Work in Progress
The purpose of this page
is to provide a home for material which is somewhat
tentative or incomplete.
It may also be used to pose questions about
possible connections, or about 'missing persons' or
'strays' who don't seem to fit into any of our
PLEASE DON'T HESITATE TO CONTRIBUTE!
[Problems and solutions equally welcome.]
Any questions or comments concerning these contributions
should be sent by email to the Lovelock Mailing List:
(instructions for how to join the Mailing List can be found on
All Family Trees have to start somewhere, and
it is often not as far back in time as living members of the trees
would like. Lovelock and Loveluck Family Trees are no different in
this respect, but sometimes there are tempting glimpses of what
'might have been'.
Please follow this link to
read about the theories and associated research that apply to
attempts to extend some of our trees and fragments back in time.
This section describes
projects which helped to fill some of the gaps in our records.
Volunteers were sought to help with the work of extracting or
- A Fragment linking the Lovelocks of
Wanborough and Highworth in Wiltshire was proposed by John
Lewis on 31 Oct 2012. As indicated at the head of the fragment,
John noted that there was no direct evidence to link
the William born in Wanborough in 1593 with the man married in
Highworth in 1610 and 1624, so this remains a matter of
speculation ... unless you have found that evidence!
sources now provide access to relatively large amounts of
genealogical data, we have not yet (October 2016) embarked on
any large scale analyses of any of that data as it affects or
refers to Lovelocks. A start has been made, however, and the
results of reviews of Adult and Infant Deaths, of Registered
Births, and of National Probate Calendar data can be accessed here.
- The Parish Records Project
The objective of this project was to
complete the collections of "Lovelocks by Parish" for
different counties. Robert Sterry has done a magnificent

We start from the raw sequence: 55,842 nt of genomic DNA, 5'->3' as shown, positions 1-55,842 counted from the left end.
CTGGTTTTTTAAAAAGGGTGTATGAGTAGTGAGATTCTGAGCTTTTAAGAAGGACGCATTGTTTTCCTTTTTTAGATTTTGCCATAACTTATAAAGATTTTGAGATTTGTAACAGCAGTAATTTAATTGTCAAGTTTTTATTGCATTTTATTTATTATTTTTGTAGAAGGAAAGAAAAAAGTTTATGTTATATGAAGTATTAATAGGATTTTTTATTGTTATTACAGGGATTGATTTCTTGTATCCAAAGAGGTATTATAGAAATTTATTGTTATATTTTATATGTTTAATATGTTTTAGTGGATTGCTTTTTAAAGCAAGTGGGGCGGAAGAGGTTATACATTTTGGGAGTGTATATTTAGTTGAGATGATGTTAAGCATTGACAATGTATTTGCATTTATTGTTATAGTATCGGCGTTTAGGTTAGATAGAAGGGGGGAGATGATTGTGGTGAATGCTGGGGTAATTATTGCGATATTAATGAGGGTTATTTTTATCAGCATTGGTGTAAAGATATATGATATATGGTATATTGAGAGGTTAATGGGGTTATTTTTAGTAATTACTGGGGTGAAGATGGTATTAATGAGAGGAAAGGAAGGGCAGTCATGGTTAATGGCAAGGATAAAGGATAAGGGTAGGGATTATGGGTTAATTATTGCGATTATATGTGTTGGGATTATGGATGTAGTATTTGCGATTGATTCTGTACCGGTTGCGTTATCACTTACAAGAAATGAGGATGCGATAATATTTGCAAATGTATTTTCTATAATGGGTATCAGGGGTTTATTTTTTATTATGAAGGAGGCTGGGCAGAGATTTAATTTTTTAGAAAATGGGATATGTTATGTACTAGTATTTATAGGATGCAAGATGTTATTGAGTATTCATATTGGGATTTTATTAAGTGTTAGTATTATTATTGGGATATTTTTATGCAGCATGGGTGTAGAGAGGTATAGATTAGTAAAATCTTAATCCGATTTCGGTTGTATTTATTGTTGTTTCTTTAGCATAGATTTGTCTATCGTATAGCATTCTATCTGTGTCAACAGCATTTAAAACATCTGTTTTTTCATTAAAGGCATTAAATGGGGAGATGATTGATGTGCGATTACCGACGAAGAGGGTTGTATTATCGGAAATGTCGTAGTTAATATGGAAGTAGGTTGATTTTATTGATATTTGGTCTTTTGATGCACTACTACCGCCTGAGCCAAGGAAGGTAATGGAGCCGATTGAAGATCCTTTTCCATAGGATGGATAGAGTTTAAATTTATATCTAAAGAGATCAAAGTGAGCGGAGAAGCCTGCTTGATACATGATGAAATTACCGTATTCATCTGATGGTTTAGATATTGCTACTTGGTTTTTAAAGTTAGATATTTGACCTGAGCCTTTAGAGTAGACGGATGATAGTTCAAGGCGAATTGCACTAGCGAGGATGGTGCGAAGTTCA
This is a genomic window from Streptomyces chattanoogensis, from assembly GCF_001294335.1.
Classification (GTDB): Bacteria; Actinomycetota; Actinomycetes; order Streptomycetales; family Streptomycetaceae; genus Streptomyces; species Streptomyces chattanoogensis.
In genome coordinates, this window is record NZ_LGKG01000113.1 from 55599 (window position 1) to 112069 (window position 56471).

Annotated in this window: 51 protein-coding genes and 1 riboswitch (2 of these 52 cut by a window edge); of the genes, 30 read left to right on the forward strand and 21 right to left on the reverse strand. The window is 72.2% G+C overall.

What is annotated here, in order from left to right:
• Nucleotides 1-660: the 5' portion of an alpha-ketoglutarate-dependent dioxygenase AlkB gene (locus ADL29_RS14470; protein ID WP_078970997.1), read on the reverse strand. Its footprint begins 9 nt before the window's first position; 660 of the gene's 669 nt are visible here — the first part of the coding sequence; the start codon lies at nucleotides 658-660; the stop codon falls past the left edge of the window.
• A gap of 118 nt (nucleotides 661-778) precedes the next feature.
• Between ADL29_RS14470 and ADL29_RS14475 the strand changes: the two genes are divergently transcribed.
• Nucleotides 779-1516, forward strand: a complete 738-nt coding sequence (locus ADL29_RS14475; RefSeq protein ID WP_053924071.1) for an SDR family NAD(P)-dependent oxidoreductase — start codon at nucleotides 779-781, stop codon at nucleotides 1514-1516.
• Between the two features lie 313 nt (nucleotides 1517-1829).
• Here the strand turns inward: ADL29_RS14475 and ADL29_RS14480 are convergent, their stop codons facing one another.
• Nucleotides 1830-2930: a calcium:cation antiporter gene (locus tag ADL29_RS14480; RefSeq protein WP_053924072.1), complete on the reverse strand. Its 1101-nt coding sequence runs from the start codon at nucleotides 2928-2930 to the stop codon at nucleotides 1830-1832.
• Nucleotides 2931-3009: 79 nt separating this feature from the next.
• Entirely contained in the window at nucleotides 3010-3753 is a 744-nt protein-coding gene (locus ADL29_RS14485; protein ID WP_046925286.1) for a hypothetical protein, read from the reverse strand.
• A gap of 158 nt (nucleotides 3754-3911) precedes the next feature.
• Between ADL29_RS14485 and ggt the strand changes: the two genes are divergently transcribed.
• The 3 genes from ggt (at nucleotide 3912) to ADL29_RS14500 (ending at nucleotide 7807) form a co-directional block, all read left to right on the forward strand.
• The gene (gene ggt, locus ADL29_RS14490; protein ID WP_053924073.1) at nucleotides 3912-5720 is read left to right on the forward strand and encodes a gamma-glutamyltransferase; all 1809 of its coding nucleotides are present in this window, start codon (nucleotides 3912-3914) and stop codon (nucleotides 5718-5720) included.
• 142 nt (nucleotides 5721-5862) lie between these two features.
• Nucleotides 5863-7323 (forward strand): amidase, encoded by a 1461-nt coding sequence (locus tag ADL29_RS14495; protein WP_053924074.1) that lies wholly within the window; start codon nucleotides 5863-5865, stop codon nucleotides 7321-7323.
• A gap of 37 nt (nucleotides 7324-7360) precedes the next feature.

job of compiling collections for a number of counties,
with input from a large number of fellow-contributors,
but we have by no means complete collections for all of
these counties, and there are still (August 2017) four
of the old (pre-1900) counties of England for which we
have not a single Lovelock event record: Cumberland,
Huntingdonshire, Nottinghamshire and Westmorland. That
may be because there are none to find, but it would be
nice to know!
- The Census Project
- The objective of this
project was to gather as complete a collection as possible
of Lovelock census extracts from the English and Welsh
Barring entries which have been indexed under undetected
variants of 'Lovelock' or 'Loveluck' we believe we have now
completed this project for all Census years from 1841 to
1911, excluding an exercise to identify wherever possible
which of our family trees each entry 'belongs' to.
There are still a considerable
number of entries which it has not yet proved possible
to allocate to one tree or another and any help to
positively identify the persons in these entries will be
- The 1939 Register
The objective of this, our latest
project, was to gather as complete a collection as possible
of Lovelocks and Lovelucks from the English and Welsh
counties who were included in the 1939 Register.
By the end of 1938 the Government of the day had decided
that war was a distinct possibility and so in December of
that year an announcement was made to the effect that a
National Register would be taken to record details of every